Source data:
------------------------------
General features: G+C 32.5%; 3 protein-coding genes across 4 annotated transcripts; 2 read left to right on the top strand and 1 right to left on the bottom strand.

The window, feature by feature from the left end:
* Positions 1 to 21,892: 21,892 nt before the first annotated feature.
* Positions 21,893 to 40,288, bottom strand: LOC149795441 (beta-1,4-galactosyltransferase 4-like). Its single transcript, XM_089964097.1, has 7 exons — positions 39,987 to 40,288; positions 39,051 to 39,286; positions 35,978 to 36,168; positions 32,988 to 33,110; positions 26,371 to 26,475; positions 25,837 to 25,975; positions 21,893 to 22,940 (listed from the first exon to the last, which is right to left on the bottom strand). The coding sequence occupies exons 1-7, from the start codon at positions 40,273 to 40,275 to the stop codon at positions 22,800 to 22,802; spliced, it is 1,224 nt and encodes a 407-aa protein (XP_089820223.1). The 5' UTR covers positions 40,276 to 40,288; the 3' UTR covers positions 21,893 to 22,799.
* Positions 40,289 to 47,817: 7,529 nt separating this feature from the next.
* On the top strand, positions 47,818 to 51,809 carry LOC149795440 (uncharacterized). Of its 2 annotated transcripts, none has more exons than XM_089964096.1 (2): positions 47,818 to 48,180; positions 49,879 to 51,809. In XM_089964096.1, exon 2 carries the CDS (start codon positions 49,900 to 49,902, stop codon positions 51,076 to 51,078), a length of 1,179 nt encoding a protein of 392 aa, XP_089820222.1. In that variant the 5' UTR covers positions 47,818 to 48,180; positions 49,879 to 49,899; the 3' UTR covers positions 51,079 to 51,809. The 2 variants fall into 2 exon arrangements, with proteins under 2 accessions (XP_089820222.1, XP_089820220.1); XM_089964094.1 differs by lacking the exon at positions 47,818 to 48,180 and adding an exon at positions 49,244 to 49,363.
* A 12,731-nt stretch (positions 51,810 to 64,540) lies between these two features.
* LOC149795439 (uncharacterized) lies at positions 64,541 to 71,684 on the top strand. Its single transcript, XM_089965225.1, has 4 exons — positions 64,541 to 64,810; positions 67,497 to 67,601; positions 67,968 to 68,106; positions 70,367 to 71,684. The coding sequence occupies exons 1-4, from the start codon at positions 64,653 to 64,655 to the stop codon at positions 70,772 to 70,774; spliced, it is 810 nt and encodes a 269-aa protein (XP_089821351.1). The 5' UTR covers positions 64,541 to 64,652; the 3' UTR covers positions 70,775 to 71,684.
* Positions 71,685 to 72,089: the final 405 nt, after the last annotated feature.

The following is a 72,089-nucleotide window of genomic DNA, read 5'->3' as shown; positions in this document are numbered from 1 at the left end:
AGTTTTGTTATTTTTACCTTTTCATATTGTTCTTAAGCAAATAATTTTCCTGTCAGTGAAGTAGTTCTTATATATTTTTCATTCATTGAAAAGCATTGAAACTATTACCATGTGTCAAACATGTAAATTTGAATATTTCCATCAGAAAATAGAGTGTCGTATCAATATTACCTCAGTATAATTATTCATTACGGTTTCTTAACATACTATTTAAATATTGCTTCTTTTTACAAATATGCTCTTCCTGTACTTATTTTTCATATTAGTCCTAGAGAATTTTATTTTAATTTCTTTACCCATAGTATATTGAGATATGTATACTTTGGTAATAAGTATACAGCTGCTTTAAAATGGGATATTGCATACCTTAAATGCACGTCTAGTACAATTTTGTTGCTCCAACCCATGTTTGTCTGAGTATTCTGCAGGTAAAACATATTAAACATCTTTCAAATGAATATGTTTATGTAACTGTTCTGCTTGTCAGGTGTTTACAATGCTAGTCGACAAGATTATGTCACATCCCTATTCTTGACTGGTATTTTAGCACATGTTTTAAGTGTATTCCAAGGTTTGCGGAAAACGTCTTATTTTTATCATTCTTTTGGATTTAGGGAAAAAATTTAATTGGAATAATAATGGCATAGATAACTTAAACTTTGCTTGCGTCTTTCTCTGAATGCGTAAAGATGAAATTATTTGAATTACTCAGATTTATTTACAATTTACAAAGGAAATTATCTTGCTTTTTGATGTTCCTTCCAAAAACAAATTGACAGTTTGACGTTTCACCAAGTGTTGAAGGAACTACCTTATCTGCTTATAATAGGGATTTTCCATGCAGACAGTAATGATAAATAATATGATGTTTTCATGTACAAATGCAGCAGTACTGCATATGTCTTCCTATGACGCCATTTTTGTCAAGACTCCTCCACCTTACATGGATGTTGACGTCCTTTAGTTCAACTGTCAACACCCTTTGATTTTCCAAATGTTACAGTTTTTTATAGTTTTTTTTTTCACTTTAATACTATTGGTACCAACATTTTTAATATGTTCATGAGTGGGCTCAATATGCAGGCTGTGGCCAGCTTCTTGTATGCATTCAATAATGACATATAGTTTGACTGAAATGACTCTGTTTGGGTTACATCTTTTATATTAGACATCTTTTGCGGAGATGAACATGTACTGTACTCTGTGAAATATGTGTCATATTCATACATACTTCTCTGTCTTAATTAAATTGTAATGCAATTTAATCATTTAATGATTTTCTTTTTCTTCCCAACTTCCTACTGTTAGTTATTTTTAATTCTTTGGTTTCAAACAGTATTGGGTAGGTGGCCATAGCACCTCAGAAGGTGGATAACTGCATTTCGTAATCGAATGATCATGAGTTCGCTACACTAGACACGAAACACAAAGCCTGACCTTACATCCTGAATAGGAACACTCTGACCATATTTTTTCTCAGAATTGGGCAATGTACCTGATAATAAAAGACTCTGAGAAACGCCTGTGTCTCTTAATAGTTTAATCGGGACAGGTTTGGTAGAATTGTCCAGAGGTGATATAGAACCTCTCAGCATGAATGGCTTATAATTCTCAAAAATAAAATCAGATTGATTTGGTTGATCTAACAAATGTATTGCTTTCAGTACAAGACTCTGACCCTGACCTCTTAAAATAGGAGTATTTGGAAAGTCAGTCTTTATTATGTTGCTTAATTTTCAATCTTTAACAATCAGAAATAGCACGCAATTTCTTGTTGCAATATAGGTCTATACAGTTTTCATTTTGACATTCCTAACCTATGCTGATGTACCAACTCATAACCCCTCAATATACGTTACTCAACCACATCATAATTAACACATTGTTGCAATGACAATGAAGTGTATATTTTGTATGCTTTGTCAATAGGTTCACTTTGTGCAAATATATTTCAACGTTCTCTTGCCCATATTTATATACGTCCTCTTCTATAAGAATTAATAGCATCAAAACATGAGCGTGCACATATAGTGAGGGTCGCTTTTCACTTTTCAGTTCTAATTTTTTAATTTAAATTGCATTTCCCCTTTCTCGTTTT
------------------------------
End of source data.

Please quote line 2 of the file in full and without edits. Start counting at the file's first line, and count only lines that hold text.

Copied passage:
The window, feature by feature from the left end: